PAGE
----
Bob Dylan Brushes Up On His Junichi


 

Bob Brushes Up On His Junichi

by Larry Fyffe

In Greek and Roman mythology, Zeus, the God of Thunder, considers the purpose of Earth’s creation is to make it possible for the gods to listen to the music and songs it’s inhabitants exhibit – whether the exhibition be a happy or sorrowful one. In effect, humans are given the Earth for a song.

Entanglement in earthly experience balanced by Appollonian ‘objectivity’ (looking at matters from different angles), makes Orpheus the best song-and-dance man in the business, outside of the gods themselves. His mother’s a Muse, one of the free spirits who are companions to Apollo, the sun god; Muses inspire human beings to forget their troubles by making music and singing songs.

Songwriter and singer Bob Dylan puts on his Orpheus mask and insists that artists be ‘floaters’; extra careful not to over-entangle themselves in relationships lest they lose the capacity to create innovative art. Necessary is enough freedom for artists to explore different avenues of life so they are in possession of varying perspectives on the human condition.

Bob Dylan embellishes, and even fabricates, some of his own personal experiences to fit the bohemian model expected of modern artists – a ‘boxcar hobo’, Dylan never was although he was a ‘rubber bum’, a hitcher-hiker on the highway.

The Metaphysical conceit, a far-fetched comparison, is a useful literary tool
to hammer home the rather abstract idea of ‘freedom’. In the song lyrics below, Dylan as author and artist takes on the persona of a ‘gangster’, a person belonging to an organization that operates outside the law. Dylan portrays gangsters as toughened thieves who are not totally bereft of human feelings – they’re seekers of love like everybody else:

Not always easy to kick someone out
Gotta wait a while, it can be an unpleasant task
Sometimes somebody wants you to give up something
And tears or not, it’s too much to ask
(Bob Dylan: Floater)

Sometimes the artist-gangster, to maintain his reputation and integrity, must make an offer that can’t be refused:

If you ever try to interfere with me or cross my path again
You do so at the peril of your life
I’m not quite as cool and forgiving as I sound
I’ve seen enough heartaches and strife
(Bob Dylan: Floater)

Some analysts of Dylan’s songs point out that the singer/songwriter steals another writer’s lines in the above quotes but they simply do not comprehend why he does that. Well, the lines are from ‘Confessions Of A Gangster’ by Junichi Saga who writes: “Tears or not though, that was too much to ask”, and “I’m not as cool or forgiving as I might have sounded”.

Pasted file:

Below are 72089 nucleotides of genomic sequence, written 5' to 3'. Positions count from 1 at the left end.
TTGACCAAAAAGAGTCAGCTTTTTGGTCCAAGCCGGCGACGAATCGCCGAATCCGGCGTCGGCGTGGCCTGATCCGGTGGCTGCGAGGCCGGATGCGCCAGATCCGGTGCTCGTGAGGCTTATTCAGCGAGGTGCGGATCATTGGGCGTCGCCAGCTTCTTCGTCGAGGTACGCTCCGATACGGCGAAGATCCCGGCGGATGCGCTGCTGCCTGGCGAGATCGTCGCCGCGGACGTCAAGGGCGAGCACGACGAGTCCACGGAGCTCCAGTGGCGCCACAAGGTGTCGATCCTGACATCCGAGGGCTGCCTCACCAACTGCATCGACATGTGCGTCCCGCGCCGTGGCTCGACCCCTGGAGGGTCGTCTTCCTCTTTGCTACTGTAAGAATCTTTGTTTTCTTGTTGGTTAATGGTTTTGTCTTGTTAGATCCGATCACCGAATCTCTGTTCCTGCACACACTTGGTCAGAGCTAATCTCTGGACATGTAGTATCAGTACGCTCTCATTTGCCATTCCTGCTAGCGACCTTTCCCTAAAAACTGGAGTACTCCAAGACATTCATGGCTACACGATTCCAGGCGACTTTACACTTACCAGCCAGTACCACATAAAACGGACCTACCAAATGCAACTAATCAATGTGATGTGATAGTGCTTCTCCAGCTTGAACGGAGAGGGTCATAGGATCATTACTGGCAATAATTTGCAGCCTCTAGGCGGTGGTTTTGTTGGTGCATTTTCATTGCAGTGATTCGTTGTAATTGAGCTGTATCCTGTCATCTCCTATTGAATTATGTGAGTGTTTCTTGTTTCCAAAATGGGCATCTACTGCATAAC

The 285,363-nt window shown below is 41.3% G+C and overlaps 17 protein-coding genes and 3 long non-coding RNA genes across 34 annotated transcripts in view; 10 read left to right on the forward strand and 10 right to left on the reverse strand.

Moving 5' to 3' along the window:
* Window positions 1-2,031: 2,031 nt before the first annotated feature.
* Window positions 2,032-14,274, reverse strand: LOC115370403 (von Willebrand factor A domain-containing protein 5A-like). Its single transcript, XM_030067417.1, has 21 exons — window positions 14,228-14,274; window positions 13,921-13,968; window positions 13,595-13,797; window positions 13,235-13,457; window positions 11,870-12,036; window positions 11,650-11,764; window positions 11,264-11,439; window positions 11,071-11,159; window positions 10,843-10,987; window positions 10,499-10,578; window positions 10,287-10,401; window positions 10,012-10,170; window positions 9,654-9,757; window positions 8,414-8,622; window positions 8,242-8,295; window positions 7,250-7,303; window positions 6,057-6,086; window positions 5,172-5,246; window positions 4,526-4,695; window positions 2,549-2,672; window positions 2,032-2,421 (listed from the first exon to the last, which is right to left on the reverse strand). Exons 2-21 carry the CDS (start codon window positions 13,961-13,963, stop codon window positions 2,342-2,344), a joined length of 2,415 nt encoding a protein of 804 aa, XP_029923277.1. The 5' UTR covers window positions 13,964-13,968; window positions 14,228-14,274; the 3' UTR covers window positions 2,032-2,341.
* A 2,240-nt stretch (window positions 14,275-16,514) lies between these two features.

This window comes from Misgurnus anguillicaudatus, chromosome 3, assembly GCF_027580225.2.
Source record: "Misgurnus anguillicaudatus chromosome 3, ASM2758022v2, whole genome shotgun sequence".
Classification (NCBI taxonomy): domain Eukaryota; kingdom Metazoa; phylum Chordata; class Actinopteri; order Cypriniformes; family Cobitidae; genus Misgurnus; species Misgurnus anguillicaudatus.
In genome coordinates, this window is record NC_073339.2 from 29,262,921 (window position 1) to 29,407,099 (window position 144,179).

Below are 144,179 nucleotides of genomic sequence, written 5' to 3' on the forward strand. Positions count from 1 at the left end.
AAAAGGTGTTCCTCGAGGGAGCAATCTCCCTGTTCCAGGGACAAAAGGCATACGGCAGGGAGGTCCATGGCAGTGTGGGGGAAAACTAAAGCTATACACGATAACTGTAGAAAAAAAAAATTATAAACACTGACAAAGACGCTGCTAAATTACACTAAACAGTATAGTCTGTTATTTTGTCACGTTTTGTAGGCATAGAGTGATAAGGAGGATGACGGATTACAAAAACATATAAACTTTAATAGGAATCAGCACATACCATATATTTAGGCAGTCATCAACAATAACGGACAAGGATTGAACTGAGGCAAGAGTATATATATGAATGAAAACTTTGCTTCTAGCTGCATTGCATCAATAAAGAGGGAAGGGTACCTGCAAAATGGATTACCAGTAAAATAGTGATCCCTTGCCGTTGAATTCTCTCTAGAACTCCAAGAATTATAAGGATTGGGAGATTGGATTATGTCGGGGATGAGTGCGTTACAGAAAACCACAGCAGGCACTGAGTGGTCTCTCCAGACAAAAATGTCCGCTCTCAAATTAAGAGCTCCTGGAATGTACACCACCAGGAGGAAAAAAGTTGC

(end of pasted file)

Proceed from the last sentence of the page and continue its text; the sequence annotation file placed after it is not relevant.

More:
Other lines pinched from Junichi Saga’s gangster book include:

“My old man would sit there like a feudal lord”, and “It’s up to him whether a session comes alive or falls flat”
(Junichi Saga: Confessions Of A Gangster – translated)

Dylan’s persona sings:

My old man, he’s like some feudal lord
Got more lives than a cat
Never seen him quarrel with my mother even once
Things come alive or they fall flat
(Bob Dylan: Floater)

And these lines:

Some kind of trouble that put him on bad terms with the younger men …..
age doesn’t matter ….age by itself just doesn’t carry any weight”
(Junichi Saga: Confessions Of A Gangster)

Sings Dylan’s persona:

The old men ’round here, sometimes they get
On bad terms with the younger men
But old, young, age don’t carry weight.
It doesn’t matter in the end
(Bob Dylan: Floater)

Dylan’s simply giving an authentic voice to his artist/gangster routine
– something akin to Cole Porter in reverse, so to speak:

Just declaim a few lines from Othella
And they’ll think you are a hell of a fella
If your blonde won’t respond when you flatter’er
Tell her what Tony said to Cleopatterer
(Cole Porter: Brush Up Your Shakespeare)

What else is on the site

1: 500+ reviews of Dylan songs.  There is an index to these in alphabetical order on the home page, and an index to the songs in the order they were written in the Chronology Pages.

2: The Chronology.  We’ve taken the songs we can find recordings of and put them in the order they were written (as far as possible) not in the order they appeared on albums.  The chronology is more or less complete and is now linked to all the reviews on the site.  We have also produced overviews of Dylan’s work year by year.     The index to the chronologies is here.

3: Bob Dylan’s themes.  We publish a wide range of articles about Bob Dylan and his compositions.  There is an index here.

4:   The Discussion Group    We now have a discussion group “Untold Dylan” on Facebook.  Just type the phrase “Untold Dylan” in, on your Facebook page or follow this link 

5:  Bob Dylan’s creativity.   We’re fascinated in taking the study of Dylan’s creative approach further.  The index is in Dylan’s Creativity.

6: You might also like: A classification of Bob Dylan’s songs and partial Index to Dylan’s Best Opening Lines and our articles on various writers’ lists of Dylan’s ten greatest songs.

And please do note   The Bob Dylan Project, which lists every Dylan song in alphabetical order, and has links to licensed recordings and performances by Dylan and by other artists, is starting to link back to our reviews

 

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